Tracey Norman - A Deep Fascination With Folklore and The Supernatural
Tracey Norman is an author, historian and researcher who has a deep fascination with folklore and the supernatural. She has an unhealthy obsession with sock yarn, a large collection of unused notebooks, and can often be found clutching a mug of coffee whilst trying to avoid the feline trip hazard which shares her house. As our Author of the Day, she tells us all about her book, Who is Anna Stenbaerg.
Please give us a short introduction to what Who is Anna Stenberg is about.
Who Is Anna Stenberg follows the adventures of a young girl who, after a series of misfortunes, finds herself alone and vulnerable, disguised as a boy called Viktor, and if fear for her life. She’s rescued by a streetwise young woman, who takes her under her wing. Viktor quickly realizes that there’s more to her rescuer than meets the eye. Over time, they bond and find friendship, and Viktor is drawn into her new friend’s strange life, where she discovers that the world is full of supernatural entities, some of which are a little too close to home.
What inspired you to write about a young girl who is forced to flee from her murderous father?
Viktor was inspired by a character I created some time ago for a role-playing game. The concept of identity is woven throughout the book, and Viktor and her choices were a great way to explore the subject. The issues with her father provided a backdrop for this well-bred Victorian girl to break away from societal norms and take control of her own life and destiny.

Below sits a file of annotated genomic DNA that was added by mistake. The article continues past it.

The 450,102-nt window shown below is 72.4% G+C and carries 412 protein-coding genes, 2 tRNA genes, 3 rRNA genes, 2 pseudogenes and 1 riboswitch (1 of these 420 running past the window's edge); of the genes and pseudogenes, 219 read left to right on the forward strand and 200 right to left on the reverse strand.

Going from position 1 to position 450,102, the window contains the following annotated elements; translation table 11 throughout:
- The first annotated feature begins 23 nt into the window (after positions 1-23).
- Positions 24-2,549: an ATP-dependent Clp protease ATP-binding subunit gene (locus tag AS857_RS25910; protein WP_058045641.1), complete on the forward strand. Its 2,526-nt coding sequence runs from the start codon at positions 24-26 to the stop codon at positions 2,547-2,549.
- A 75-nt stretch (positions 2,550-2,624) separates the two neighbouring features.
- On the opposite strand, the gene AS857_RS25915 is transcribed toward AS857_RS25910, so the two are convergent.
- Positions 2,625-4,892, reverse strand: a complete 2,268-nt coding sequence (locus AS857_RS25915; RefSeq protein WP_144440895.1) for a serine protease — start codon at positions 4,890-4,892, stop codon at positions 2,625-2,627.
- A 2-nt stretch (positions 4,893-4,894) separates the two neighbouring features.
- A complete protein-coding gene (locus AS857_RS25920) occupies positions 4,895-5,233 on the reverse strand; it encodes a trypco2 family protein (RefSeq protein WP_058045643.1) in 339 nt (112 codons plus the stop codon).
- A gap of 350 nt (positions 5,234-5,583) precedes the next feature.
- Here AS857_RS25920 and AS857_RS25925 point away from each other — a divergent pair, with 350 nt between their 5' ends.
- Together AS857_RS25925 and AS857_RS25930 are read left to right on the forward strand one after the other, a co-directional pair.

Tell us more about Anna. What makes her tick?
Anna is an elusive character. She and Viktor have a lot in common, and one thing which drives them both is purpose. Both are spirited, strong young women, and both seek more from life than society and upbringing have in store for them. Anna knows she has a calling, and although her life isn’t the easiest, she takes satisfaction from knowing that what she does makes a difference.
Why did you pick Victorian England as the backdrop of your story?
I chose Victorian England and France because part of the story features a series of crimes committed in Paris between 1847 and 1849. I wanted to weave this story into the narrative, so the action had to be set rather precisely in 1865 in order to fit in with that timeline.